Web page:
Understanding how arts and cultural activities can mediate the challenges of displacement

Forced Displacement project title:
Co-developing a method for assessing the psychosocial impact of cultural interventions with displaced people: Towards an integrated care framework
PI: Helen Chatterjee

While it’s widely acknowledged that exposure to the arts can lift your mood -and even be a transformative experience – there has been very little empirical study of precisely how and under what circumstances.

To get a better understanding of this phenomenon Professor Helen Chatterjee from University College London has been working with the Helen Bamber Foundation, a group that supports refugees and asylum seekers who have experienced extreme human cruelty, such as torture and human trafficking.

Together they have been exploring the role of arts-based activities in supporting those with psychological and mental health problems caused by displacement.

These include Palestinians living in a Jordanian refugee camp who have access to the Women's Programme Centre, which runs mixed activities, including arts-based workshops.

"There are many arts and cultural organisations that provide activities to support people," says Prof Chatterjee. "And we are looking at the impact of these activities to see if we do see health improvements, and if they actually work?"

This research will build on Prof Chaterjee’s previous experience focusing on museums, heritage sites and galleries, exploring the objects and collections they contain and how interacting with that material can support psychological and mental health. 

"We are trying to collect evidence of the impact these activities have," says Chatterjee. 

"We're not saying they're a replacement, but if people are having standardised clinical interventions, if they're also engaging in arts and cultural activities, you do see much better outcomes."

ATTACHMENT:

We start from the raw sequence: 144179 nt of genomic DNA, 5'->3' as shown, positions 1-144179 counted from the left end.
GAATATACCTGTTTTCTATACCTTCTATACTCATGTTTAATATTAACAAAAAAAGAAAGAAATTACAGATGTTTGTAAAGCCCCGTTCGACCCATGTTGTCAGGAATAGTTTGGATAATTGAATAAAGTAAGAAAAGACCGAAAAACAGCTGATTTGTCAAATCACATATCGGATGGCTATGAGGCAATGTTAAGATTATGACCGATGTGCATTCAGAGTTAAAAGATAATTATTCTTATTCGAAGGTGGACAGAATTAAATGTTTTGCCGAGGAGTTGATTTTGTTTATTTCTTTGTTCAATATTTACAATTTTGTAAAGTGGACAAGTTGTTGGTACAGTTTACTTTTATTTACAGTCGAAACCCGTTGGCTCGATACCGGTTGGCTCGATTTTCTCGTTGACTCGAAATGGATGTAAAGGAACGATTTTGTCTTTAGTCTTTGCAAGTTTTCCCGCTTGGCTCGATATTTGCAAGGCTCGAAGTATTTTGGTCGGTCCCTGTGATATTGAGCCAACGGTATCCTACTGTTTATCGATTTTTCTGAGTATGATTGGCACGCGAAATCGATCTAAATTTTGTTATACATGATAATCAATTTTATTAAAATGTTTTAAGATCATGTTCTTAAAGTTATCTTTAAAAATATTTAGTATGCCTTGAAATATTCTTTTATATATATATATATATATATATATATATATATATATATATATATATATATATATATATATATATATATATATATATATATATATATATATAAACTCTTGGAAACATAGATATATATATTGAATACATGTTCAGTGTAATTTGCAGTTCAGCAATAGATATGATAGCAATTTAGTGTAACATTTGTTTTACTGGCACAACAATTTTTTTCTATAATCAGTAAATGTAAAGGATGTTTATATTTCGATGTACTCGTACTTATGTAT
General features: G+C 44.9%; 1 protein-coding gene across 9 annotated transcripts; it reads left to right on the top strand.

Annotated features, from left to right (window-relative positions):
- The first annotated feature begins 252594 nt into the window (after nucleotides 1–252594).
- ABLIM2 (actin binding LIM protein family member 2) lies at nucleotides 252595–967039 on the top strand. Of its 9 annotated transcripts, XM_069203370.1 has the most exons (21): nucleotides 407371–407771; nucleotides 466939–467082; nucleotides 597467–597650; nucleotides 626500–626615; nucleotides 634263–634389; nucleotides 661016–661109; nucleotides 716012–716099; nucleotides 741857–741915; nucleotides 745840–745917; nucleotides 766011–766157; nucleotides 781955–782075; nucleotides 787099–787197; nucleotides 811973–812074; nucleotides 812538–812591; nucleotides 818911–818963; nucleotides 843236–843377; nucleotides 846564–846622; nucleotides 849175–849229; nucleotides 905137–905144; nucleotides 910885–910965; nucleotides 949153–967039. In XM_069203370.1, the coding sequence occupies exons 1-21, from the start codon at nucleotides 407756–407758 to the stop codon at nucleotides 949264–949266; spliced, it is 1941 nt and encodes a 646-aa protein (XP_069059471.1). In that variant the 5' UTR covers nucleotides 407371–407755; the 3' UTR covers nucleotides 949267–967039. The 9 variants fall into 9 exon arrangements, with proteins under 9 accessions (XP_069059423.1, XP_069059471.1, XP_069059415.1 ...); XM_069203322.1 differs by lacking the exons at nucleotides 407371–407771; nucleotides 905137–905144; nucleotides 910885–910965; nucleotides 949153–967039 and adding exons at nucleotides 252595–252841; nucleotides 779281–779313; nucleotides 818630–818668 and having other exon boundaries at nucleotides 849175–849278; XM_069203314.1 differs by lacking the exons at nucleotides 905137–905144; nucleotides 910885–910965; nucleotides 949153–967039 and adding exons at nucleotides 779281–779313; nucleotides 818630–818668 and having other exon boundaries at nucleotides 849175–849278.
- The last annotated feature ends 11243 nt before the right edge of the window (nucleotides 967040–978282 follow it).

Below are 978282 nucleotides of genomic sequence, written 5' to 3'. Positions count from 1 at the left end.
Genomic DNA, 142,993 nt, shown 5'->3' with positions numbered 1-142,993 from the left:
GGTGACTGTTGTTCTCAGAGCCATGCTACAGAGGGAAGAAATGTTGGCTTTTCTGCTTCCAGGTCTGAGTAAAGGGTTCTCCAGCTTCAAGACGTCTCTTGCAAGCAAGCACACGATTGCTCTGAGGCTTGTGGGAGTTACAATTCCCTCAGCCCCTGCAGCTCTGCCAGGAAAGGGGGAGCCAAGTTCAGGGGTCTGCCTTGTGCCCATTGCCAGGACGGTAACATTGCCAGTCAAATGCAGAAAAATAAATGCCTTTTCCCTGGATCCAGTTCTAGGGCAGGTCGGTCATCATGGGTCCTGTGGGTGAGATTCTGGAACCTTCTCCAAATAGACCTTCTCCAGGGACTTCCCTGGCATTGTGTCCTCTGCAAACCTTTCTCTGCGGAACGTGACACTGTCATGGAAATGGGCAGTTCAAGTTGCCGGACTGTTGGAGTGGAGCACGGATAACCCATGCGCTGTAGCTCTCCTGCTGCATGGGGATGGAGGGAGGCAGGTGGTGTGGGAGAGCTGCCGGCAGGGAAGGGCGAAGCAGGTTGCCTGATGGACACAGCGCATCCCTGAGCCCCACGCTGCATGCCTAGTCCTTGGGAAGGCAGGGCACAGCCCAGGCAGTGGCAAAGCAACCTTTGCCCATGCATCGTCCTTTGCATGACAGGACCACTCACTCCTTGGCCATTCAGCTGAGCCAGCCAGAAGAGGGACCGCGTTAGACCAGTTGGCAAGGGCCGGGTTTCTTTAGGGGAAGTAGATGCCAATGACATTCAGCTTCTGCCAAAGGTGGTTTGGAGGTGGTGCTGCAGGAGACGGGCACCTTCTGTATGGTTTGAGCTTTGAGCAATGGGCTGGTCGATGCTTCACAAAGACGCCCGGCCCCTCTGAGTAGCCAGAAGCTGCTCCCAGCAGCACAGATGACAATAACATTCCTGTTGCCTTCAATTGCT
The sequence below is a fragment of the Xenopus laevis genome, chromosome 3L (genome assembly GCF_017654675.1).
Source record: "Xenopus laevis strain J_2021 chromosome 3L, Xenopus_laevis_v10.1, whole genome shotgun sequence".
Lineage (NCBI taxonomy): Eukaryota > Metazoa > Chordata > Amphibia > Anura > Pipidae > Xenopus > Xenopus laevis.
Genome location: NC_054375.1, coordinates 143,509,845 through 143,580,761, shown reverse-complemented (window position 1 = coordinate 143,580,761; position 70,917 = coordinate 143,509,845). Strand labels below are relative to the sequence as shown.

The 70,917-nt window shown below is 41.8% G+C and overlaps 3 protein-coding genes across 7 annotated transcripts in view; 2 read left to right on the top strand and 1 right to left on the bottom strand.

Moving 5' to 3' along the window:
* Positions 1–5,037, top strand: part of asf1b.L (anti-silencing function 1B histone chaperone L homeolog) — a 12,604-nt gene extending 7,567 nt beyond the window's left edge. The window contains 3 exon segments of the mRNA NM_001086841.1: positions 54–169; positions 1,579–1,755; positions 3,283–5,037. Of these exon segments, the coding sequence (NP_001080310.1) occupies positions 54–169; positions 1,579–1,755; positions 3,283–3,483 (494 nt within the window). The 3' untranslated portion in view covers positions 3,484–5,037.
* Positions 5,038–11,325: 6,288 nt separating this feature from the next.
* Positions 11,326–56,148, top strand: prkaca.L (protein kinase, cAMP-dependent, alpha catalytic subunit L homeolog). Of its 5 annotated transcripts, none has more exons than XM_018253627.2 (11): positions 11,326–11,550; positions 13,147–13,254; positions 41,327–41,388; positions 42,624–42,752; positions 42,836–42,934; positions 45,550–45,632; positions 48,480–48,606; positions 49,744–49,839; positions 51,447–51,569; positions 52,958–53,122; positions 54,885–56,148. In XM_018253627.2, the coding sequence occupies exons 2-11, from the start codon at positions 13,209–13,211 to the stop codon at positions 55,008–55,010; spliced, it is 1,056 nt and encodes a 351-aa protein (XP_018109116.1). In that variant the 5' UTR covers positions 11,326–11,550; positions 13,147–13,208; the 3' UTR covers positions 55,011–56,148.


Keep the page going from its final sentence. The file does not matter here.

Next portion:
Some at the Helen Bamber Foundation report that participating in the arts programme helps them better deal with some of the psychological challenges they are facing. 

With this in mind, one of the project's main aims is to develop methods of evaluation to create more integrated healthcare frameworks through interviews, focus groups and video conversations with people who are going through the process of being regularly assessed in terms of psychological health. 

Some are recruited as co-researchers, to help try and establish the best way for them to articulate their experience of the processes they are undergoing.  "Many people find the clinical approach very challenging," says Chatterjee.

“They don't understand the words associated with mental health, partly because people from different cultures have different ways of expressing those issues. There's anxiety about articulating how they feel – people want to find more creative ways to express themselves, whether that's music, an artwork or singing.

“We're trying to establish how to pool the clinical evidence and the results of arts participation and what that methodology would look like."

Chatterjee hopes the project will help create more nuanced outcomes, looking at how the arts and cultural activities have impacted on the participants' confidence levels, skills acquisition, language skills and employability. Rather than existing methods, which tend to be very medical and focus on structured scales of depression and anxiety.

Intended outcomes and impact

  • Firstly to change perceptions of what it is to be a migrant or refugee and demonstrate the role that arts and cultural organisations can play in helping people, getting them jobs and offering opportunities to retain their identity. "There's a huge amount of arts and creative cultural activities going on to support refugees and asylum seekers, particularly in Europe and we're trying to raise their profile,” she says.
  • The second impact will be to create an evaluation framework that will help make sure that the benefits of arts and cultural activities can be clearly seen, which will help boost the profile of the work being done and create evidence that can stand alongside clinical findings in terms of validity and worth.